Using Kotlin Scope Functions

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Using Kotlin Scope Functions

Want to learn more about using Kotlin scope functions? Check out this post to learn more when you should consider refactoring your code and using scope functions

· Java Zone ·
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Do we really need yet another blog post on Kotlin scope functions?

As a matter of fact, I think we do! While there are many posts looking at this special function in Kotlin, I found none on how to pick up the correct function and when you should consider refactoring your code into using one of them.

I’ve tried to make it clear with the following diagram:

Use this means we are going to (mostly) call methods on a single object, the reference to the object is this.

Pass it means we need to pass the object to other methods/functions, the reference to the object is it.

Result means we will have a result value from the block and we need to return it.

Side-effects means we don’t expect a result but we want to call for some methods that return Unit (a.k.a. void) and maybe combine them in Fluent Interface style.

So, if you are wondering how to simplify code where an object (the target object) is used multiple times, you should ask yourself two questions:

Do I need to call methods on this object, or do I need to pass it as an argument to other methods/function?
Do I have a result at the end? Or, am I only changing the state?

 apply is useful if you need to call several methods on an object without caring for their return, like setters. Like the other three Extended Functions, if the target object is null, the block won’t be called, and inside the block, the object is always of a non-nullable type. For example:

fun updateItem(itemId: String, newName: String, newPrice: Double) = itemsMap.get(itemId)?.apply { 
    enabled = true
    desc = newName
    price = newPrice

with works almost exactly as apply ; the only difference is that if the object of a nullable type, then it will call the block anyway, passing the object as nullable. I use it only when there is a long block of code with some methods calling on a specific object, particularly if the var has a long name. For example:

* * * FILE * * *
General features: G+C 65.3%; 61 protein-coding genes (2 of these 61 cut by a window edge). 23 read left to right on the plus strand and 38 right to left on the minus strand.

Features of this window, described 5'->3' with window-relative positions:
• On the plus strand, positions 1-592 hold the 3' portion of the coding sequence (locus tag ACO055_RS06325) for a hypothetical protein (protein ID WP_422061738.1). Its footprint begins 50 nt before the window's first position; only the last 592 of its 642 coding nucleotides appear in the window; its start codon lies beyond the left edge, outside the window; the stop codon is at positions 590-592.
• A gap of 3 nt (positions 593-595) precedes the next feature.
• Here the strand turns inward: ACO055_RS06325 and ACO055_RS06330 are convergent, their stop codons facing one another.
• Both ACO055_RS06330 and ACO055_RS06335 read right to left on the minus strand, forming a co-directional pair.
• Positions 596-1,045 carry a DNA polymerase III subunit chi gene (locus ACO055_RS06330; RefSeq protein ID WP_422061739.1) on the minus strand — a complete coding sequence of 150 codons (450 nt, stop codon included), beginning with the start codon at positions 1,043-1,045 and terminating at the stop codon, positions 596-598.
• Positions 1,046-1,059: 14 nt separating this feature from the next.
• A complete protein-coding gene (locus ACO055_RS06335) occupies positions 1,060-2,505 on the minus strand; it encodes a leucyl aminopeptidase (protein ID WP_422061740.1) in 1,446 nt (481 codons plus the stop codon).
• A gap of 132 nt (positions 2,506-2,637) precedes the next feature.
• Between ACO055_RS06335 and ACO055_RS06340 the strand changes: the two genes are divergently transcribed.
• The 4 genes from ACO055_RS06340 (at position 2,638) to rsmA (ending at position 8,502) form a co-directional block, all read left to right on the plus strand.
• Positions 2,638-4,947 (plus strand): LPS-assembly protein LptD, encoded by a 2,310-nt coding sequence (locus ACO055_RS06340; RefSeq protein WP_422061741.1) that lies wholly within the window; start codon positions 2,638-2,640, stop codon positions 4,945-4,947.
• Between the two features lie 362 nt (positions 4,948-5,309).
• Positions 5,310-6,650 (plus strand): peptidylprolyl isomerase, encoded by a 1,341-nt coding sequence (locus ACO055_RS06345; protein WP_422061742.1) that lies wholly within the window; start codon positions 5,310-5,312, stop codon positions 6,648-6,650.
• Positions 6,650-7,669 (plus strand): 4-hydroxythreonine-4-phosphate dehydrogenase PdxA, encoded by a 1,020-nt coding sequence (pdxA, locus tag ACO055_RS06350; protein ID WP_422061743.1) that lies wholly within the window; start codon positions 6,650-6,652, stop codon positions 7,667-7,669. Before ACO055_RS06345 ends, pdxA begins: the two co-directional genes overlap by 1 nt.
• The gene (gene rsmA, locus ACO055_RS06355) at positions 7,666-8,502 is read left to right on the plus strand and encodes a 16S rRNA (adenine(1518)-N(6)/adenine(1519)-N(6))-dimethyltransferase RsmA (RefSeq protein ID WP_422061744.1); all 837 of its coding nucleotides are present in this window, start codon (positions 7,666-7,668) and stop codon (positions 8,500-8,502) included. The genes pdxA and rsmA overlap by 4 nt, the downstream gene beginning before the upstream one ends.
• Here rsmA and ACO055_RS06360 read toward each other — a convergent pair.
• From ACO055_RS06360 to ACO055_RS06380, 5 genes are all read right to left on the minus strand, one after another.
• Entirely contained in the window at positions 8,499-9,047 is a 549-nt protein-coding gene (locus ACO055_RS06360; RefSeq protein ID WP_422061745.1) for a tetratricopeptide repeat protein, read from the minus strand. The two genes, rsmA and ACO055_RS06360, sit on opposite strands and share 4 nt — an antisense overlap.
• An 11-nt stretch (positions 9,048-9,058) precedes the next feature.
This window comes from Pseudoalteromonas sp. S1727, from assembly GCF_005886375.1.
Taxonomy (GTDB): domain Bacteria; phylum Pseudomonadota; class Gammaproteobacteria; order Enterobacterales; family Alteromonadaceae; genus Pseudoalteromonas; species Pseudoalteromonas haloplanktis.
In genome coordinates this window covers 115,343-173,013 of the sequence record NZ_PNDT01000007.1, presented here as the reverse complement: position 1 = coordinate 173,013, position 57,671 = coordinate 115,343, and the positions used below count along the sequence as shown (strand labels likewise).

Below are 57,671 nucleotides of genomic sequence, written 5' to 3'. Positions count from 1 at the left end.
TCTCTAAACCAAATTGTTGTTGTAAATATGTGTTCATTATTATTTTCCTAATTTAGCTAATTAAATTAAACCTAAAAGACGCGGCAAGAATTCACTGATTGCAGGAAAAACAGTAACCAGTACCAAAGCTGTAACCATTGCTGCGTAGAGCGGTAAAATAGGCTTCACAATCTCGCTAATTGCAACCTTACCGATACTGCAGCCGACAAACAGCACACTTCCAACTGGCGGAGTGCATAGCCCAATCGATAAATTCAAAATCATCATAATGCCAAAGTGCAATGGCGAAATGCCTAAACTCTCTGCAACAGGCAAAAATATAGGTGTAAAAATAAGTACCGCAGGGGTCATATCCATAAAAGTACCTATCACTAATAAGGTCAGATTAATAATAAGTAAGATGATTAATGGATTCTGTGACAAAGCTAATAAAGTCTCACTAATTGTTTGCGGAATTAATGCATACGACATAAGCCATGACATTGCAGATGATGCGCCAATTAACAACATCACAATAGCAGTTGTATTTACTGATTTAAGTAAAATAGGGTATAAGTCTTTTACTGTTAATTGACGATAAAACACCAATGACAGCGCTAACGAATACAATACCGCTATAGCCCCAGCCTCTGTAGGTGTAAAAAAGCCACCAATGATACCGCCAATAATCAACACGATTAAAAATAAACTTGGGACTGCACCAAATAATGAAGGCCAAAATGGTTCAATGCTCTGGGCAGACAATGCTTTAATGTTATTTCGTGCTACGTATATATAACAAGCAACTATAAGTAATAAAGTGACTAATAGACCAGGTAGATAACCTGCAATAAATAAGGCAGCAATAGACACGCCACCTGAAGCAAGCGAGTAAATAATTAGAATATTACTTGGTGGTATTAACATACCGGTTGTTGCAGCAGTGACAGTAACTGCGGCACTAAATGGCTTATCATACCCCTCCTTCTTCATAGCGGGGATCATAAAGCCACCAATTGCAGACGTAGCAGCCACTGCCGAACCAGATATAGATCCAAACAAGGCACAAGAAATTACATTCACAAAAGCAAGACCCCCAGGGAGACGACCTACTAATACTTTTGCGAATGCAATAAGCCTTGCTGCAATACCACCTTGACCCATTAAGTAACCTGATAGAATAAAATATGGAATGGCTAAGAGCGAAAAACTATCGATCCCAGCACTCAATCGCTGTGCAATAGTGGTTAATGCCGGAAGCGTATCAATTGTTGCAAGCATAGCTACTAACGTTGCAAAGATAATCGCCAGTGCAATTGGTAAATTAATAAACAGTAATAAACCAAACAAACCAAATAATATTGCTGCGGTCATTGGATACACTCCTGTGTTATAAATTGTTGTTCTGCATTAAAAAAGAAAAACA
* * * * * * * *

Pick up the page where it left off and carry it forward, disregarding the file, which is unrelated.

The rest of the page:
// ... long method
val total = with(ridicurioslyLongNameOfFrameworkSingleton){ 
// do other things...
// ...

let is probably the most used, at least by me. It is particularly useful together with the question mark to obtain a result if a value is not null. You should consider removing any code that resemblesif (obj == null) {...} and use let or another scope function. For example:

fun fullName(firstName: String, middleName: String?, familyName: String) = middleName?.let{ 
   "$firstName ${it.first()}. $familyName"
} ?: "$firstName $familyName"

 run is useful if, at the end, calling a few methods on the object and one returns something else. For example:

fun cartTotal(cart: Cart, items: List<CartItem>) = cart.run{ 

also is useful if you have a value that you need to return, but before returning, you also need to use it to do something else. For example:

fun createUser(userName: Stirng): Int =
    myAtomicInt.getAndIncrement().also { users.put(it, userName) }

As reference these are the signatures:

public inline fun <T, R> with(receiver: T, block: T.() -> R): R = receiver.block()
public inline fun <T, R> T.run(block: T.() -> R): R = block()
public inline fun <T> T.apply(block: T.() -> Unit): T { block(); return this }
public inline fun <T, R> T.let(block: (T) -> R): R = block(this)
public inline fun <T> T.also(block: (T) -> Unit): T { block(this); return this }

“I don’t see any advantage in using them, it’s just messing things around,” is a quite common objection that I heard when I showing code to people not familiar to Kotlin.

The lesser advantage of using a scope function is to save some lines of code. The greater advantage is to avoid temporary variables.

Temporary variables are usually a bad idea in functional programming, and they are a source of small bugs when you confuse them or you copy and paste some code around (which of course none of us ever do!).

In functional programming, style is also better (in the sense of transmitting a more clear intention) to use the single expression declaration form (that is fun f = …) for functions, and scope functions make it easier.

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functions, java, kotlin, scope functions

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